Eddie Wormington - Webb's Trial Grounds to Garden Centre
Reproduced with permission from “Memories of Wychbold” by Robin Skerratt
Webbs initially purchased 37 acres of land from George Jackson 22nd August 1922 to develop their new seed trial grounds.
“In 1935 Major Harcourt Webb took Alfred Wormington to Wychbold and introduced him to the present site at Henbrook which was then a gravel pit and a very stony field. It extended from Harold Davies’s cottage to Mr. Hallows detached house Glenfield opposite Swan Garage. This house and land to the road bridge was purchased much later and eventually housed Mr. and Mrs. Colley (June Barlow’s parents).
Major Webb told Alfred “W” that day, that he would move temporarily back to Astwood whilst a house was built for him on the site. He was to take charge and engage all the labour and proceed with developing the new trial grounds, reporting to the Garden Seeds Manager at Wordsley who was an Australian – Ossy Clark.
Alfred “W” moved onto the site – activity everywhere, building greenhouses, potting sheds, heated and cold frames, boiler houses and then the chalet, originally as offices and a visitor centre. A water pumping station on the River Salwarpe was built by Braziers to irrigate the land. The present rock garden was previously a gravel pit and many builders lorries had to be winched out of the mire. Massive solid tyred trailers arrived in the night with large acetylene lamps burning, towed by the large tractors hauling Westmorland stone from the Lake District. Lumps as big as garden sheds were used to form the rock garden two thirds being buried underground
The preparation of the land was of prime importance. During the Autumn a squad would be taken to Dodderhill Common to bag leaf mould using massive hop sacks. The new Astwood Farm cattle truck was borrowed for the purpose of transporting the leaves to Wychbold. Alfred “W” had a few days tuition from the regular driver and proceeded to Worcester in the cattle truck and passed his driving test. Things were moving apace.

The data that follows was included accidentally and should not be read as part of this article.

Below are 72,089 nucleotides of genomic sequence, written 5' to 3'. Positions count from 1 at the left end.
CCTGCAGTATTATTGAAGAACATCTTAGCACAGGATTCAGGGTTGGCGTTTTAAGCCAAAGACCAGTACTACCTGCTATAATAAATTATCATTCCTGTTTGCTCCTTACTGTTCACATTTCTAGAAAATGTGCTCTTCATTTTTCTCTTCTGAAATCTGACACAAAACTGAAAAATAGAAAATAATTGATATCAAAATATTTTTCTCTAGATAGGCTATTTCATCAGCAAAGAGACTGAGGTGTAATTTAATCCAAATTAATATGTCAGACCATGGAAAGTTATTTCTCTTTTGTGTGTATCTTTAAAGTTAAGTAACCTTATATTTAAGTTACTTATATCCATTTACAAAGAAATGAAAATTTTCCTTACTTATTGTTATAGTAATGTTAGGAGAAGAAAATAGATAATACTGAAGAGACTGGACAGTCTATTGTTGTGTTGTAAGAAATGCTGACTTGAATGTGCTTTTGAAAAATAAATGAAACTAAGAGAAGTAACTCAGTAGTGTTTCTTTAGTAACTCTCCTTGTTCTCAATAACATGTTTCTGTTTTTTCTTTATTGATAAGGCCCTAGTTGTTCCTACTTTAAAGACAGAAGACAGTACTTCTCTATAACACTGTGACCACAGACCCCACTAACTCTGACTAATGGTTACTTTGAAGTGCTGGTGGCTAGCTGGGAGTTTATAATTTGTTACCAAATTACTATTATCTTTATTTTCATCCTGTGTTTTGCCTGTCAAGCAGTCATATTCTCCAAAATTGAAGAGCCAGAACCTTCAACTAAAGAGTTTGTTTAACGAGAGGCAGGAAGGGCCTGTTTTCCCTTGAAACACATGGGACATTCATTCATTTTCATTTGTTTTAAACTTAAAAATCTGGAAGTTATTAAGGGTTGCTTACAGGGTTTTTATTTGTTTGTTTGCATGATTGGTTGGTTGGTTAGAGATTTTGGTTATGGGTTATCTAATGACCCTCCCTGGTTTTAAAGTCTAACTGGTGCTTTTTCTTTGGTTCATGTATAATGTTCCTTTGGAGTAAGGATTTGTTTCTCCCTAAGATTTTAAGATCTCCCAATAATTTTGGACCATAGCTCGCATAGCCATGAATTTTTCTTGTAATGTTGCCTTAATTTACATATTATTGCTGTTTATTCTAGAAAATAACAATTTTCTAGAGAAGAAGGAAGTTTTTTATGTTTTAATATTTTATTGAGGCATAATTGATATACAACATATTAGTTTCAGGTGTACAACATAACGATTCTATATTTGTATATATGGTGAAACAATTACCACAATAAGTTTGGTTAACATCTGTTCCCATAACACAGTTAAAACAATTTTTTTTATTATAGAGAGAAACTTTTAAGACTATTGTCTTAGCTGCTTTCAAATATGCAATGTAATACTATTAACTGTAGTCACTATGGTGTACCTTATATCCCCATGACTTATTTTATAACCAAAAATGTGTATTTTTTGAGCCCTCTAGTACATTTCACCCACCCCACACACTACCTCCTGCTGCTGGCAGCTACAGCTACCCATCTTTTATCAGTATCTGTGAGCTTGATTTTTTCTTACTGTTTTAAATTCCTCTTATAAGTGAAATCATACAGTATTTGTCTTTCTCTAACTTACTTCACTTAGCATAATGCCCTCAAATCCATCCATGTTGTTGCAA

Many tons of turf were cut from good loam fields and stacked to rot down. Alfred “W” went round the country to large beef farms and purchased hundreds of tons of farm manure which was hauled onto the site and ploughed in over a couple of years. A sterilizing steam plant was built for the turf and the leaves before they were used in wooden seed trays into which seedlings were pricked out by a team of women led by Florence, Alfred’s wife, in the season. During the then severe winter months several employees would be transported to the Wordsley factory daily, to select seed potatoes and bag them or work in the seed packing department. In the summers from 1937 onwards the “front field” was a sea of blooms and colour, at weekends bus loads of people would be dropped outside the ground and would walk from neighbouring areas around the grounds to admire the fantastic blooms on this virgin soil.
The manager Ossy Clark would arrive on Saturday afternoons to view the progress. During the long hot summers a “stop me and buy one” tricycle stood outside the main gate. Eddie “W” was always on hand with his bike when Mr. Clark held out half-a-crown for ice creams “all round”.
When the greenhouses were complete it was necessary for the indoor foreman to be on site full time to manually stoke the two large coke burning boilers heating the greenhouses keeping an eye on temperature pressure gauges. So in 1938 Alfred, my father, moved to Upton Warren only the length of a plank across the brook from the trial grounds. The plan was to build manager’s and foreman’s houses on the opposite side of the A38 south of the sailing pool. However Mr. Hitler stopped all that and after the war permission was not granted for ribbon development on the main road. Webbs disposed of seed production and the need for a Trial Ground wasn’t necessary. So the brilliant idea of a garden centre was born, and the rest we know.